Ethnic Diversity

The original settlers of Tema are the Ga-Dangmes. However, because it is a popular destination of migrants, several ethnic groups can be found here. The dominant ethnic groups are the Akan, Ga-Dangme and Ewe. Other fairly well represented groups are the Mole-Dagbani and the Guans. The diverse nature of the inhabitants fosters interethnic tolerance and social solidarity that has promoted peace and harmony in the district. This has also reduced ethnocentrism.

Communal Spirit

The communal spirit of the people in Tema depends on one’s location. Settlers in the township find it difficult to respond to calls for community mobilization especially those living in the various communities because of the more formal relationships that exist there. However, for those in the rural communities they respond on the average to calls from their chiefs, elders and Assembly members to participate in communal labour. They also pay up levies for purposes of development in their respective communities.

Religious Groups

The religious composition of the Metropolis is diverse in nature since the inhabitants are of varied backgrounds. The prominent amongst them are Christians, Moslems and Traditional religion. Against this background, the churches and mosques are known to be a good mobilization grounds for information dissemination for development. For instance, occasionally, the Assembly distributes its bye-laws and flyers through the churches.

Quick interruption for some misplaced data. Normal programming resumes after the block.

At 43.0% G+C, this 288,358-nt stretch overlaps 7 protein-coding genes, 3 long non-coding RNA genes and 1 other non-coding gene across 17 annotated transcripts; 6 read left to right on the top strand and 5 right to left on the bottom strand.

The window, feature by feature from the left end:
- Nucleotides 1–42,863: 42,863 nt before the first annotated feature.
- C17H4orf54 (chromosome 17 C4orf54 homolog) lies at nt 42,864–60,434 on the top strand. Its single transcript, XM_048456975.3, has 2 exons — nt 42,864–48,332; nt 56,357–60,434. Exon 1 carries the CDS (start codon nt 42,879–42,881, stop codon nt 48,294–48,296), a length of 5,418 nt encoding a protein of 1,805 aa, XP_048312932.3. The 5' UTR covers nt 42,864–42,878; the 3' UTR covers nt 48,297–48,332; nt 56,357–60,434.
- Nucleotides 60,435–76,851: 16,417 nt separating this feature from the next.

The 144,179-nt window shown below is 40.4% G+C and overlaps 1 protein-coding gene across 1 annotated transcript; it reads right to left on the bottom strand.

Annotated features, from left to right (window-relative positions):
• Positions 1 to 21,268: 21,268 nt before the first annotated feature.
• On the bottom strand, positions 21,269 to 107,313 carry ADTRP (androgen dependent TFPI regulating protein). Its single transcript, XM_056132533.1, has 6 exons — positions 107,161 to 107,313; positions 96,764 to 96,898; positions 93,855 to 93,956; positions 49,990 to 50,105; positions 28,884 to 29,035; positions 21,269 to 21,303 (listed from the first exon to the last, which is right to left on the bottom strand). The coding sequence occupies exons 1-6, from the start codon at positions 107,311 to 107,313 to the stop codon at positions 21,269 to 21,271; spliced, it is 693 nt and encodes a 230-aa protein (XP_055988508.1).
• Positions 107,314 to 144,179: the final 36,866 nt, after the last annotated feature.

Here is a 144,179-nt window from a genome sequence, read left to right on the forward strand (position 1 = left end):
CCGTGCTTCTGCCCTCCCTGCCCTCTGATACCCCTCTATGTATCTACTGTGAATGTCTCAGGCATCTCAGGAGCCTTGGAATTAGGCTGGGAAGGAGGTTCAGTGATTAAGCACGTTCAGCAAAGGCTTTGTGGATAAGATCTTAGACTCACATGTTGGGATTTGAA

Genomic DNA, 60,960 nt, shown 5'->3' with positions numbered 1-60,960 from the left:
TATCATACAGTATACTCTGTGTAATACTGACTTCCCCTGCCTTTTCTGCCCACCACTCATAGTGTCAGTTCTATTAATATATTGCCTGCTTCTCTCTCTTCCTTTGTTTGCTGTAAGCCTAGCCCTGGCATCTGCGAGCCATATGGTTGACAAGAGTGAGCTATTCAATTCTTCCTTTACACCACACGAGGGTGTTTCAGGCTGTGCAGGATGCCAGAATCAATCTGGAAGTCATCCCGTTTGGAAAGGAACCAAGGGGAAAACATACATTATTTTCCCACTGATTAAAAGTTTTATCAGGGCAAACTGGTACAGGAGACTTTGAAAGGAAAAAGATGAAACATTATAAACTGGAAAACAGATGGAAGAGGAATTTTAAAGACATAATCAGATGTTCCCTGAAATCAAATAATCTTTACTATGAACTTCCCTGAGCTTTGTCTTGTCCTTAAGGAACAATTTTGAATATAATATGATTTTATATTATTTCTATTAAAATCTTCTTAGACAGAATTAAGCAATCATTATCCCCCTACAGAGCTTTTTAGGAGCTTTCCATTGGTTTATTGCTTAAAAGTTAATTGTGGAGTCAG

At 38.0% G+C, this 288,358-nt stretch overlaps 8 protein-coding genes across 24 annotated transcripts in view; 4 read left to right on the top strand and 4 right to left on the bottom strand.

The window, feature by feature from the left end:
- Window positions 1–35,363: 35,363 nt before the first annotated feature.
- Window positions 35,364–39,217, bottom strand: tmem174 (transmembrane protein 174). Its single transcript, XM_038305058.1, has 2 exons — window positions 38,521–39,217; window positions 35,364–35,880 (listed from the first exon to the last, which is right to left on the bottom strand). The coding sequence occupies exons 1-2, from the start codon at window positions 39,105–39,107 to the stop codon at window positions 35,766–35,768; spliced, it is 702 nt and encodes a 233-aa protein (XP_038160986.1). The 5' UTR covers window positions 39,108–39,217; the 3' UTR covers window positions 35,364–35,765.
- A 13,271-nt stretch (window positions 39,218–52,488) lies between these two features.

Tema Newton

In 1952, a year after Kwame Nkrumah became the first Prime Minister of what was then the British colony of the Gold Coast (now Ghana), the decision was made to build a brandnew harbour as part of the ambitious Volta River Project.  For the relocation of Tema, a small fishing village that stood in the way of the new development, the English office of Maxwell Fry, Jane Drew and Denys Lasdun was engaged.

Tema Fishing Village

Although there was a plan to build an entirely new city on the site of the demolished village, it was decided that the villagers would not be included in this new city. Instead, a separate settlement (Tema Manhean) was designed so that the villagers could retain their identity while improving their living conditions. This decision created a serious quandary: because of its authenticity, the tribe was condemned to remain an enclave of traditional living, while modern progress unfolded in all its attractiveness next door in the new Tema.